Okay this step is simple + quick. Use the pliers to nail just a few of the corners of each picture to ensure that the paper stays exactly where you want it. I put mine on the ears + feet of each owl, and that went through the branch, as well. All set! Now, on to step 3…

Step 3: Finish the Nailing Process

I know, I finished a foot before I took the picture… BUT this is what it will look like when you’re done… well, not exactly because I’m sure you’re not doing the same pattern as me. Either way, it’ll look like a jumbled mess.

Tips for the nailing process:

  1. Start with the smaller parts first, ex. the owls eyes, feet, + nose, because it’s hard to get the pliers in there when the bigger parts are already done.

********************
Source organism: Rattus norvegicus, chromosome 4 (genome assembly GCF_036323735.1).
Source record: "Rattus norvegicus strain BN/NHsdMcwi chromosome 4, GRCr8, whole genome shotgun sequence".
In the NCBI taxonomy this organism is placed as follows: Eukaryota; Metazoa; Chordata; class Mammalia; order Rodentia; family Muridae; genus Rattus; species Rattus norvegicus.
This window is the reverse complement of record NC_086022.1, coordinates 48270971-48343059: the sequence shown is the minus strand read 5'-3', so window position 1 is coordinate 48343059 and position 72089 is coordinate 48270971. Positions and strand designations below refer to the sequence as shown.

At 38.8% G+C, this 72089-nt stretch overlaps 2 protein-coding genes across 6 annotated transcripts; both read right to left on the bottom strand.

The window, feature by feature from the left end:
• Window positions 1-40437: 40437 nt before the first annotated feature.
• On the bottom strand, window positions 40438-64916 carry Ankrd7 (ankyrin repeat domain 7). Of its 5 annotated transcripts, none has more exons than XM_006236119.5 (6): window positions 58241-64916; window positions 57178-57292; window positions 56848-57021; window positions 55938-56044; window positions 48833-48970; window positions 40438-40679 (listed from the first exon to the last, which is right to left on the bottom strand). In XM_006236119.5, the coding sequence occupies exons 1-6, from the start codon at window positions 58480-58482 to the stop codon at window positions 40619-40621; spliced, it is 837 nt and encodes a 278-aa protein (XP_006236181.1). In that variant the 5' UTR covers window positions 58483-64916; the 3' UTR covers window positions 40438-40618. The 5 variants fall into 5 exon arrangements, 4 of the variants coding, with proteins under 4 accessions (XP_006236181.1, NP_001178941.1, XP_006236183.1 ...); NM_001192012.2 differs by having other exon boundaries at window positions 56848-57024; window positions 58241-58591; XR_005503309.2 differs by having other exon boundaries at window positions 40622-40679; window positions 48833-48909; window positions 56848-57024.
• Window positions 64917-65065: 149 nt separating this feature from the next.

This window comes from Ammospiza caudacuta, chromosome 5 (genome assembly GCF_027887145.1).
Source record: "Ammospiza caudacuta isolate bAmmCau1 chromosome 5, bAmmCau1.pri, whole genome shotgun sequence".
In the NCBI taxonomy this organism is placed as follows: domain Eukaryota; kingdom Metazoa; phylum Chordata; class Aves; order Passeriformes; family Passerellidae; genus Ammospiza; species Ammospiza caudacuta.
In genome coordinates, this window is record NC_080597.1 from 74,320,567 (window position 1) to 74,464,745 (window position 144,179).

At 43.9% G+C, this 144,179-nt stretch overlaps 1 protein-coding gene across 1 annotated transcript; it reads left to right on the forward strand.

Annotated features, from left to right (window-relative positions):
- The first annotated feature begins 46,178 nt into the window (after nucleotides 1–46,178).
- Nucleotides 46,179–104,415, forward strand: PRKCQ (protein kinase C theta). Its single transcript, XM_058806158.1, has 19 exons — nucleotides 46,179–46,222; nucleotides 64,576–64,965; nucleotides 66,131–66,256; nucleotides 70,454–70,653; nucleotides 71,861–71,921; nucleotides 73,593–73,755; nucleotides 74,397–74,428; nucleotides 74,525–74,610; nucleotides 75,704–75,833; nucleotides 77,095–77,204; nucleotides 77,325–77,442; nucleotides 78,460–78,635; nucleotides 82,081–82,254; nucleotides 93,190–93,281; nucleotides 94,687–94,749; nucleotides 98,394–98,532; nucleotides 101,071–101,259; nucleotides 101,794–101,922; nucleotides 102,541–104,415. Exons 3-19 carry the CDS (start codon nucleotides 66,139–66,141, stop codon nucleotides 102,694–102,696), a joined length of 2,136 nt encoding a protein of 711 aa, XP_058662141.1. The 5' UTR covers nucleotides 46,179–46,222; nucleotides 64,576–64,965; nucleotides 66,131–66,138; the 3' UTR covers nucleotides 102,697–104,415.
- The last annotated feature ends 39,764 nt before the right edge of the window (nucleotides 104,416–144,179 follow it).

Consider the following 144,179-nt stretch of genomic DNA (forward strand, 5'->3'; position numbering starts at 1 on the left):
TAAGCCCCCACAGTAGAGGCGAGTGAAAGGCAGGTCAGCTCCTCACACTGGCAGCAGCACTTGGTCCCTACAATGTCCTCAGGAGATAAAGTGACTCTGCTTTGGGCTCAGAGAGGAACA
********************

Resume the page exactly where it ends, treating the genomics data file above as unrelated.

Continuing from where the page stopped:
2. If you’re using oak, you have to be very careful + take your time because oak is the hardest wood and can easily bend the nails. Start with holding the nail with the thickest part of the pliers for better stabilization and then move down to the thinner part.
  3. If you want to avoid any rounded parts looking sharp, use more nails in that area. More nails = more detail.

Now step 4…

String Art DIY: Step 4

Step 4: Starting a Different Color or Part

This one is quick, too. When starting a new line of string, make a loop first set it around the nail, and then pull tight. This ensures that it won’t move + keeps it tight. It also allows you to keep the string going for as long as you like. Some people like less string + some like it more dense (less background showing). My preference lies somewhere in the middle of the two.